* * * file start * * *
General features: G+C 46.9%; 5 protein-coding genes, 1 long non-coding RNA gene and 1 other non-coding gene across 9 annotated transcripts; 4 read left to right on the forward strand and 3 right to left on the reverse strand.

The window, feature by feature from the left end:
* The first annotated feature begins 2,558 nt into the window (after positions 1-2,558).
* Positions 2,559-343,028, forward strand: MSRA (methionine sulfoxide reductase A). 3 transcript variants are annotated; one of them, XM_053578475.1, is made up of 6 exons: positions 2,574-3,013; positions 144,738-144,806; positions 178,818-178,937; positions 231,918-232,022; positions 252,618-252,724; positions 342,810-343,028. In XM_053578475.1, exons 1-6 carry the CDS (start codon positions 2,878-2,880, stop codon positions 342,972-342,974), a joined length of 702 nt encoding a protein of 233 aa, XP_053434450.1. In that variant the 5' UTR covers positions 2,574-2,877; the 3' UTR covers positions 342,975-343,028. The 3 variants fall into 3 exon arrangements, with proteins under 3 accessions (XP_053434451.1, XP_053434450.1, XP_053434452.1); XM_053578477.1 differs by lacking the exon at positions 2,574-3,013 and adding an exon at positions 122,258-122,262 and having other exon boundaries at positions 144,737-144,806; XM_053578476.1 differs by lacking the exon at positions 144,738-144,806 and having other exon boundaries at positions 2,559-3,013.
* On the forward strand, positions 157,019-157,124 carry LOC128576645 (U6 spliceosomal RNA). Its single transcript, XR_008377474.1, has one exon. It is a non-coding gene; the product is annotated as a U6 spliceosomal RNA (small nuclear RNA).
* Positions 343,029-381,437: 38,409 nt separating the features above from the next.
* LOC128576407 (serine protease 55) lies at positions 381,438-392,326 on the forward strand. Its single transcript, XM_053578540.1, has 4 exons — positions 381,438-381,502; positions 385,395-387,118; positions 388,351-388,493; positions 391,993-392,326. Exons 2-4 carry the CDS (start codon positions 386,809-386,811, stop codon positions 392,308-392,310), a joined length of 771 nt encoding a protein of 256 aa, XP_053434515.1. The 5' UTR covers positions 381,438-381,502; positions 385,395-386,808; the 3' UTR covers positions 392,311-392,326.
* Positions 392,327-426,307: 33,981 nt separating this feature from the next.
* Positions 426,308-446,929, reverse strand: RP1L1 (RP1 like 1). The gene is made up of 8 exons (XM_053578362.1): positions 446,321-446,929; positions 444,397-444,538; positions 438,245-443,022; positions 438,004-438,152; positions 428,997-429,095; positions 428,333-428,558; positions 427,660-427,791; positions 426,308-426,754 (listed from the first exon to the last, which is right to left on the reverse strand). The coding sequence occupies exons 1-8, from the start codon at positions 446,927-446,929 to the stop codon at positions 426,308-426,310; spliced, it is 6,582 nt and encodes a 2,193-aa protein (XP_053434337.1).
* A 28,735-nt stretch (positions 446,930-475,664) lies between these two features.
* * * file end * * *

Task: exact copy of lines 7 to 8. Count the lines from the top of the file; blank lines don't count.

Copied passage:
* LOC128576407 (serine protease 55) lies at positions 381,438-392,326 on the forward strand. Its single transcript, XM_053578540.1, has 4 exons — positions 381,438-381,502; positions 385,395-387,118; positions 388,351-388,493; positions 391,993-392,326. Exons 2-4 carry the CDS (start codon positions 386,809-386,811, stop codon positions 392,308-392,310), a joined length of 771 nt encoding a protein of 256 aa, XP_053434515.1. The 5' UTR covers positions 381,438-381,502; positions 385,395-386,808; the 3' UTR covers positions 392,311-392,326.
* Positions 392,327-426,307: 33,981 nt separating this feature from the next.